A little while ago I decided it would be great fun to make my living as a music journalist. So, I reduced my hours at work, got my friend to make me a website, and then sat on my arse for a bit, occasionally throwing some hyperbole in the direction of friends’ bands when they needed a press release and I needed fifty quid.
My bank manager told me that this probably wasn’t a fantastic way to go about my career, which kinda rang true when this one time I couldn’t afford to eat, plus I felt like my creativity was being stifled by THE MAN when I was advised to edit my musings on Gomez’s fourth album down from 8000 words to a meagre 250. I couldn’t work in those chains, dude.
As I type this, I’m installing Freekly on my PC. It’s currently talking to my iTunes about the influence of Pink Floyd on Radiohead and wondering why I have so much Sufjan Stevens that I never listen to. Then, in a minute, it’ll head on down to the Rock’s Backpages archives and email me some cool shit to read. And then next week it’ll send me some more cool shit to read. And the week after that too. And if I decide I’m going to suddenly get really into freeform jazz from the 1930s, it will keep in touch with my iTunes and send me articles that smell of smoke and Brasso.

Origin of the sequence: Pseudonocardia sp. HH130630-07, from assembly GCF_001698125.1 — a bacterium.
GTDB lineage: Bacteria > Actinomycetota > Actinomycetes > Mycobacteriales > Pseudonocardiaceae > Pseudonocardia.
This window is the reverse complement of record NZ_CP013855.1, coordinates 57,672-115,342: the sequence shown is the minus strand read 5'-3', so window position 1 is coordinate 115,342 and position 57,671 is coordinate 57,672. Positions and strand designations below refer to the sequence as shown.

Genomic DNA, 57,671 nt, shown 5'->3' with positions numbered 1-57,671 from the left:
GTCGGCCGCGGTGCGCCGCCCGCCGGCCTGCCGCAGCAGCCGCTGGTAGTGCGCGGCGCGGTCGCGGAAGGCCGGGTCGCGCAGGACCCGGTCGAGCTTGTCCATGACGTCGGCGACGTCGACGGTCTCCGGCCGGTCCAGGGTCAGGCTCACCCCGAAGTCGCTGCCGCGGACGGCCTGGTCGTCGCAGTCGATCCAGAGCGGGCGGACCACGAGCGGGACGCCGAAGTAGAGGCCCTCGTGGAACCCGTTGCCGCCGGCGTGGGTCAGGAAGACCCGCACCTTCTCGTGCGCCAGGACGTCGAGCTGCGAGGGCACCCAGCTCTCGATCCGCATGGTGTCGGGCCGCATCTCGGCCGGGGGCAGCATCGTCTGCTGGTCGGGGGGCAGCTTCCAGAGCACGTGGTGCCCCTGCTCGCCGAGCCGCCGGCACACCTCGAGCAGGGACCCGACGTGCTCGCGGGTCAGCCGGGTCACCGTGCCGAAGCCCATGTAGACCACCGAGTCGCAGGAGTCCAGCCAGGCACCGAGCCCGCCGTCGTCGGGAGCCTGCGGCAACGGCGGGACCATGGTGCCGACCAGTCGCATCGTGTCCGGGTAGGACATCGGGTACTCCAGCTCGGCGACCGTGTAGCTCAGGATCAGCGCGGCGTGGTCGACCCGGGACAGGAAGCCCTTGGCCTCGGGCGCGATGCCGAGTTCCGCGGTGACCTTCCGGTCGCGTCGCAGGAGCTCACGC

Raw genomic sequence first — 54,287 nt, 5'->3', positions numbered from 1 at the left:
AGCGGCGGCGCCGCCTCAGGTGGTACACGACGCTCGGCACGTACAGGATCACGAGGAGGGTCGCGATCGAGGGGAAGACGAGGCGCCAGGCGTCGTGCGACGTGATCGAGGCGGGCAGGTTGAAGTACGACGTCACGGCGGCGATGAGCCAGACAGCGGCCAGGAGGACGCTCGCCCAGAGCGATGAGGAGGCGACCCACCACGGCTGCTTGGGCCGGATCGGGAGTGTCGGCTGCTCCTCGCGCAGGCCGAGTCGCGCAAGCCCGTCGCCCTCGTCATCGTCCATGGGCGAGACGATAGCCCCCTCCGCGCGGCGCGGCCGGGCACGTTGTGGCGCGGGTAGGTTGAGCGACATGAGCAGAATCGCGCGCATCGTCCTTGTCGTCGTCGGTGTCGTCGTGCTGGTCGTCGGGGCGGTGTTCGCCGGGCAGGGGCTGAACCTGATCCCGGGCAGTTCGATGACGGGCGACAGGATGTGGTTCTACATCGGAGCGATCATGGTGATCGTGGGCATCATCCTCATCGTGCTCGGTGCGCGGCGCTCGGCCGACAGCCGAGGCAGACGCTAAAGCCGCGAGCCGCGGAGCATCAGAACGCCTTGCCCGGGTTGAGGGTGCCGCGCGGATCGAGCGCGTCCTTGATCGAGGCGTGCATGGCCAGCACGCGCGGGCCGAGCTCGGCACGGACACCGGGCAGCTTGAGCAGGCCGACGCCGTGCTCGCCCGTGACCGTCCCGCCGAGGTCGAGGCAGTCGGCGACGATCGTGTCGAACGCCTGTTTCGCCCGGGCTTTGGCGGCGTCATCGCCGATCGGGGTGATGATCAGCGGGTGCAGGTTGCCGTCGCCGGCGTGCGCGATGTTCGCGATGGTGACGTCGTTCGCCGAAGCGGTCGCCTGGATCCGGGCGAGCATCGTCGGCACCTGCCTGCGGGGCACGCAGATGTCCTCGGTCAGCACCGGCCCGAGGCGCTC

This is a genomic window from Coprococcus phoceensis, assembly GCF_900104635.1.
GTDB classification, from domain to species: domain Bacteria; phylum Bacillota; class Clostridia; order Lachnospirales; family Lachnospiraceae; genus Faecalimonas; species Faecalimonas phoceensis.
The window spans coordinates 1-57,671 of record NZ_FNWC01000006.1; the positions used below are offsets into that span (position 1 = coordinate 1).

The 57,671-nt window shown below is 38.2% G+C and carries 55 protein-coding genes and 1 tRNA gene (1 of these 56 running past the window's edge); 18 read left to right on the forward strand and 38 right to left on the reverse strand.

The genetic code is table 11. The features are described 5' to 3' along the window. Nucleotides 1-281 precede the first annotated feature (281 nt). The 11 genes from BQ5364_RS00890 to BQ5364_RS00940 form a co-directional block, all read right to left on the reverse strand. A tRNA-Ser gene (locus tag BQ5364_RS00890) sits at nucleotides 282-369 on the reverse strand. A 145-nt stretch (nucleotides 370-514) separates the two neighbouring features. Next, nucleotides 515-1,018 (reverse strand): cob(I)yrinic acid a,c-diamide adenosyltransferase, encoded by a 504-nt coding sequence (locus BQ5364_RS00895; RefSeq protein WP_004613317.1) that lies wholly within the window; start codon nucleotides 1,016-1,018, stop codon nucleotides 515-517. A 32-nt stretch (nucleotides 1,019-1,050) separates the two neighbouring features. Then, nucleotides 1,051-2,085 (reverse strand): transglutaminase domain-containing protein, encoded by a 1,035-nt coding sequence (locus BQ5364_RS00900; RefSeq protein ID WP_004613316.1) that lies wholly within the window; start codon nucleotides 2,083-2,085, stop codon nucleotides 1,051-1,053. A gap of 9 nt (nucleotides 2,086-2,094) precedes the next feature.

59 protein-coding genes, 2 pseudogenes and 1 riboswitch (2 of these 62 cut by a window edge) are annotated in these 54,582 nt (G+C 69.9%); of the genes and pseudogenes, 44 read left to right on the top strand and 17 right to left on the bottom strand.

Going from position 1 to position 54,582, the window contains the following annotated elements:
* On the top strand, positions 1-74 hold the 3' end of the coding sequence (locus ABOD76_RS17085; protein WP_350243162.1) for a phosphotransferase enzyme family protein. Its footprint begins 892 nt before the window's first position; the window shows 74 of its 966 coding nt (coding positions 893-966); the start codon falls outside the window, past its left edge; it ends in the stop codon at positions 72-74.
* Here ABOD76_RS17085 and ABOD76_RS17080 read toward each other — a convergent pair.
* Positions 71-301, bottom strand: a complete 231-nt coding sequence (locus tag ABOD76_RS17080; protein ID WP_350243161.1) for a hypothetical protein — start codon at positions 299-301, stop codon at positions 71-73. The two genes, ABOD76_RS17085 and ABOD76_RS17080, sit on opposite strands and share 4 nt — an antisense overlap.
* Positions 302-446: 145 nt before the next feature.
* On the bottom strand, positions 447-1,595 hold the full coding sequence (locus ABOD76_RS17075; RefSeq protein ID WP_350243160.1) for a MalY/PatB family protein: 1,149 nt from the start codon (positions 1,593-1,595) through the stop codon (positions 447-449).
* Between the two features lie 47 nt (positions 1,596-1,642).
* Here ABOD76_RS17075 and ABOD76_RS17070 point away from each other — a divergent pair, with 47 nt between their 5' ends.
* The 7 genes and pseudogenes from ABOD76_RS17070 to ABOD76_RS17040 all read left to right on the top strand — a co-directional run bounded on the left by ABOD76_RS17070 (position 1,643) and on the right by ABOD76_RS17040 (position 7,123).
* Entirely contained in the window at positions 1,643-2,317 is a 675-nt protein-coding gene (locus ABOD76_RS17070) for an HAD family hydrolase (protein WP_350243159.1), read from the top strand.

Not really. I made that Brasso bit up. But whatever the cool shit smells like, it will remain free, because it has already been written and printed and enjoyed and archived. Just not by me. Rock and roll in its many forms and derivatives has been around for umm… *counts on fingers* 54 years (at least) and I’m guessing I haven’t read everything about it yet. So who cares if there aren’t so many music journalists around anymore? There’s plenty to catch up on before I panic.
There are people looking at things from another angle though, and while I hate to be cynical about the publication of Loops, it’s hard to look at any music publication that’s partly funded by a record label, albeit an indie (in this case, Domino) and take declarations about “disregarding release schedules and PR copy” without a massive great big rock of salt. Still, this bi-annual publication of “tour diaries” and “think pieces” is set to include stuff by Kitty Empire, Simon Armitage, Hanif Kureishi and Colin Greenwood so, in embracing another cliché, I may yet eat my beanie. Can’t wait for the 8000 word re-evaluation of In Our Gun by Gomez. I tell you, it’s overdue.
(Ha! My first Freekly has arrived! First article on offer? Terry Staunton talks to Gomez for Uncut in 1998. :D)